WASHINGTON — After sitting through a four-week trial, the jury in Sen. Ted Stevens' corruption case had a near meltdown Thursday following just two days of deliberations.
First, 11 jurors sought to boot the 12th from the panel after they complained that she'd been "rude, disrespectful and unreasonable" and had engaged in "violent outbursts." Then, after U.S. District Judge Emmet Sullivan had resolved the problem and jurors went home for the day, he had to call an emergency hearing at 6:30 p.m. because a second juror learned that a relative was so sick or near death that she might have to leave the trial and go to Texas.
There's little indication the problems on the jury have anything to do with the actual deliberations in the case, which involve determining whether Stevens is guilty of making false statements on his Senate financial-disclosure forms.
However, they could have an effect on the makeup of the jury and therefore, the trial's outcome. Judge Sullivan asked for lawyers on both sides of the case to offer up their preference by 9 a.m. Friday. They have two options if the juror with a sick relative can't return to the trial: bring in one of the alternate jurors who has already been dismissed or proceed with just 11 jurors.
It's unclear what preference either side has, because Stevens' lawyers asked for and received a private bench conference with Sullivan to discuss the matter. However, the 11-member jury option emerged after their second private bench conference, which was held over the objection of reporters attending the hearing.
The jury problems began mid-day Thursday, when jurors passed Sullivan four notes, including one about the combative juror in question. The juror, No. 9, works for the National Guard as a bookkeeper.
Out of the jury's presence, Sullivan read from the note the foreman had sent him, which began, "We the jury request that juror No. 9 be removed from the jury."
"She is being rude, disrespectful and unreasonable," the foreman wrote. "She has had violent outbursts with other jurors and that's not helping anyone. The jurors are getting off-course. She's not following the laws and rules that are being stipulated to in the main instructions."
The unusually needy jurors have taken center stage in a trial that's had its share of drama simply because of the defendant's renown. At one point, the trial threatened to fall apart entirely when Stevens' legal team filed a motion seeking a mistrial because prosecutors had failed to hand over evidence that could have helped the Alaska Republican's defense.
The jurors apparently worked out their problems by Thursday afternoon, although for the second day in a row they asked to go home a little early. They sent the judge a final note saying "we have given the evidence consideration and have exhausted ourselves for this day." In a bit of jury humor, they added that they were "unanimous in requesting a break" and fully intended to resume their deliberations Friday.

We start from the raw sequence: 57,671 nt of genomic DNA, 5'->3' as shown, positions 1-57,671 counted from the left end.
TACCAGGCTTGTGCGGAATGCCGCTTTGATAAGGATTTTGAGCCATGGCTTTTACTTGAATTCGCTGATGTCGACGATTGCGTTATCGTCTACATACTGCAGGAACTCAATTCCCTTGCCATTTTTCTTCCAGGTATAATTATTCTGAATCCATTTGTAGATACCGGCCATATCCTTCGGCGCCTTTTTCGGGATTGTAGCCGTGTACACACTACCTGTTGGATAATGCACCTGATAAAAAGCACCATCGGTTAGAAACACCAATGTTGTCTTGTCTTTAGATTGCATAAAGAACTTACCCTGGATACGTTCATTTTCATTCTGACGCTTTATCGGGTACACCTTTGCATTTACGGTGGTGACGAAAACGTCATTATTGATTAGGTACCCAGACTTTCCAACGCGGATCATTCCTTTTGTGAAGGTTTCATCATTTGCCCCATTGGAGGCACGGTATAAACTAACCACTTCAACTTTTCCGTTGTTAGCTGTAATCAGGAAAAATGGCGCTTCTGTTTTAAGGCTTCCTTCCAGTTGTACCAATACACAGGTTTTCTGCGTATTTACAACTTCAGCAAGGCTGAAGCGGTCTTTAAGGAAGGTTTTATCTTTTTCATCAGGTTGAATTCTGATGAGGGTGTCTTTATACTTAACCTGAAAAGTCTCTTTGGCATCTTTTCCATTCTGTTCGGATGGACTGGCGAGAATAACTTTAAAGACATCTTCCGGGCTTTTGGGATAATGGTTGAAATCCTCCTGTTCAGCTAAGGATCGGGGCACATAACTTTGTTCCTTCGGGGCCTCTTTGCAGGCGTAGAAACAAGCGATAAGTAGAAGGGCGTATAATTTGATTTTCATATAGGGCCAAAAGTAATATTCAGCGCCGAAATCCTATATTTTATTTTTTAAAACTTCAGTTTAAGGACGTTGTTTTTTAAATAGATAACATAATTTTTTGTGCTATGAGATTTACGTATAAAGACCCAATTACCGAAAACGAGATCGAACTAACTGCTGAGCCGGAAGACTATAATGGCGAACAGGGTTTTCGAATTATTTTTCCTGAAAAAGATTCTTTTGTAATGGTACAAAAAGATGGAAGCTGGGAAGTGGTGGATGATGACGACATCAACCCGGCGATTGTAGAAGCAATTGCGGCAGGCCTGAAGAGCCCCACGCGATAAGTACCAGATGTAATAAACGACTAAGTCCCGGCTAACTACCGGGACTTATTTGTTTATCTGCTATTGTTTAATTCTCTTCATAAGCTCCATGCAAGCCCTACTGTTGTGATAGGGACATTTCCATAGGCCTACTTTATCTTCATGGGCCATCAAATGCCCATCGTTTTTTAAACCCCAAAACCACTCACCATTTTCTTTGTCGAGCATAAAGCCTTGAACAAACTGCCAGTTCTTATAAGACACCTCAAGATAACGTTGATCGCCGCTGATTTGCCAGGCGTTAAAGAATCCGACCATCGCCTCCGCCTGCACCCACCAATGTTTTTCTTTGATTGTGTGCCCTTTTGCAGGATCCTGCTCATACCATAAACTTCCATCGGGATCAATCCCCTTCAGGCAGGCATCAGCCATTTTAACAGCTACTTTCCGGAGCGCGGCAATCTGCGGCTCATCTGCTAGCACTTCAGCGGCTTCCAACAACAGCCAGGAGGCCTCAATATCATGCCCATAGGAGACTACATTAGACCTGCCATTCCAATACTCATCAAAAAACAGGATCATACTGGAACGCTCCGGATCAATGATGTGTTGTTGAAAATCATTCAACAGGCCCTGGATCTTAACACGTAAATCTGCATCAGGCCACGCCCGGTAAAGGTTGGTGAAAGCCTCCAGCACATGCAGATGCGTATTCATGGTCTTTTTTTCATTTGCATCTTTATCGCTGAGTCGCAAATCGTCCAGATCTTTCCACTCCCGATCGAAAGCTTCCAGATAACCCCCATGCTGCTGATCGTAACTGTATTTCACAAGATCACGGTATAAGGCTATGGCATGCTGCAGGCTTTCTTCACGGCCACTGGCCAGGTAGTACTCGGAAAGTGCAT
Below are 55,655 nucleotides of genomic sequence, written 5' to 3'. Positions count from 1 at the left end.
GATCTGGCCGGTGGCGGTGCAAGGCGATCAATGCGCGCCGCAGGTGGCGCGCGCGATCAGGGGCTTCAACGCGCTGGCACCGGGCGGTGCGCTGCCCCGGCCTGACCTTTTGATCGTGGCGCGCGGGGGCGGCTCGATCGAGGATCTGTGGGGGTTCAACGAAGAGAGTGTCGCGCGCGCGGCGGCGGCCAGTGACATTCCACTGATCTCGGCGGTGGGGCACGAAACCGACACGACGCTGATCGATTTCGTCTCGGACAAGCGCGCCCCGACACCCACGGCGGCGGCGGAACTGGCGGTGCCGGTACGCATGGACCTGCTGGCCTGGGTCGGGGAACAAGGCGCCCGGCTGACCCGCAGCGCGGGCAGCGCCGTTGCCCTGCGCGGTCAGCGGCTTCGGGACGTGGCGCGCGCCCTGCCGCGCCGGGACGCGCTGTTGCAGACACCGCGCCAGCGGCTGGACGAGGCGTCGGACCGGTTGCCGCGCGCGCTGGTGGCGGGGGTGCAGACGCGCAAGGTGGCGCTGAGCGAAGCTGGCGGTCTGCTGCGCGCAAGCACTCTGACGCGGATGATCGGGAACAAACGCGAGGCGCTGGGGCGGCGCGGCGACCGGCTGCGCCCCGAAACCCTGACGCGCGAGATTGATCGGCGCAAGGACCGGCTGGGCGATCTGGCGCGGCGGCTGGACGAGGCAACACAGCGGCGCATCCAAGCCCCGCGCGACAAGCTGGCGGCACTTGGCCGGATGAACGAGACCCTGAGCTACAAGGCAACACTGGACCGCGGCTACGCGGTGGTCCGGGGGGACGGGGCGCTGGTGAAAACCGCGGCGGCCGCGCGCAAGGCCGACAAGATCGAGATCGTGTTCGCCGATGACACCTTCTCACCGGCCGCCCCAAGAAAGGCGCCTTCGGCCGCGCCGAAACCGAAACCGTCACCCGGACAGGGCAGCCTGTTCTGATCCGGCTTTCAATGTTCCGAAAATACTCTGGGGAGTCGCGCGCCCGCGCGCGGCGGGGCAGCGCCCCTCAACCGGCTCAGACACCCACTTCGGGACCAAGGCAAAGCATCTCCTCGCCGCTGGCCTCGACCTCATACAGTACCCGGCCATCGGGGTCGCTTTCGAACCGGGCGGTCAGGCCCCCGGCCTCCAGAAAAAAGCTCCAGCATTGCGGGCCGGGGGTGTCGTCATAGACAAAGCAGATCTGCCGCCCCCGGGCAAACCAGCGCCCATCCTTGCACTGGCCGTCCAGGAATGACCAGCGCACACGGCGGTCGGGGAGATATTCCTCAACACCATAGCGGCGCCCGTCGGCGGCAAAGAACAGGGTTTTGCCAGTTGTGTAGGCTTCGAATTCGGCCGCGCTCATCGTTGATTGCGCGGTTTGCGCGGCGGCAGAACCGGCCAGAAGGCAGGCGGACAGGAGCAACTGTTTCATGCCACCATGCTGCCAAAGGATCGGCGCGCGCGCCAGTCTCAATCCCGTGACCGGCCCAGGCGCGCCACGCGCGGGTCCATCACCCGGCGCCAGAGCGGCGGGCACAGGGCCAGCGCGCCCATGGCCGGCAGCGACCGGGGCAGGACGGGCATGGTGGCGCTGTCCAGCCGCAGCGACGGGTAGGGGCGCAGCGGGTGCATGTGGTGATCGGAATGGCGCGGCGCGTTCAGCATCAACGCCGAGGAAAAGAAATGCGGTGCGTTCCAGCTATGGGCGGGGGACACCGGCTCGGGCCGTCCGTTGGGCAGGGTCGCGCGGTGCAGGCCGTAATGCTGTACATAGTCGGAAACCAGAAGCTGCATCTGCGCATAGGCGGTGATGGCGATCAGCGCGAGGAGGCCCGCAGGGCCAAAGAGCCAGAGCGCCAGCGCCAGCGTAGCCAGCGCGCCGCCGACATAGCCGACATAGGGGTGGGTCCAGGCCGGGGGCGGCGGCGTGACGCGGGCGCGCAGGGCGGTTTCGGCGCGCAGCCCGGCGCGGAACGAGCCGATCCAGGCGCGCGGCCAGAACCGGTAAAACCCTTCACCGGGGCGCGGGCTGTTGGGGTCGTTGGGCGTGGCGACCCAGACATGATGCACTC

Sullivan said out of the jury's presence Thursday that he thought about asking the foreman to explain to the court what he meant by "violent" in the note, because the judge was concerned about the jurors' safety. Instead, he called the whole jury to the courtroom so that he could remind the members of their obligation to be civil to one another and foster an atmosphere of "mutual respect."
Once in the courtroom, the judge greeted the jurors, said he was happy to see them all smiling and told them that he was sympathetic to the amount of time they'd already devoted to the case. They sat through the testimony of 52 witnesses over nearly four weeks, capped by three days of Stevens on the stand.
"It's been a long trial," Sullivan said. "We started selection the 22nd of September. We've been together a long time."
He also told the jurors that he wished he could give them all black robes because "you folks are the judges of the facts. It's not my job. Your job is to consider all the evidence, all the testimony."
Sullivan told the lawyers after the jury left the courtroom that he'd watched the foreman carefully and thought that he and the other jurors had received his message to be courteous to one another.
"His response to my instruction was appropriate," Sullivan said. "He wasn't shaking his head as if to disagree. He didn't show any emotion one way or the other. It may well be that the court's response is the only response necessary. Only time will tell."
The jurors also had asked earlier for page 20 of Stevens' indictment, which inadvertently had been left out of the evidence and exhibits they were given for their deliberations.
They also wanted a better explanation of "liabilities" and the limit that the senator should have disclosed each year on his forms. The charges against Stevens accuse him of failing to report gifts as well as liabilities, which are debts or obligations that he might have incurred by accepting a gift and not reporting it. The judge declined to do so.
(Mauer reports for the Anchorage Daily News. Lisa Campo of the McClatchy-Tribune News Service contributed to this article.)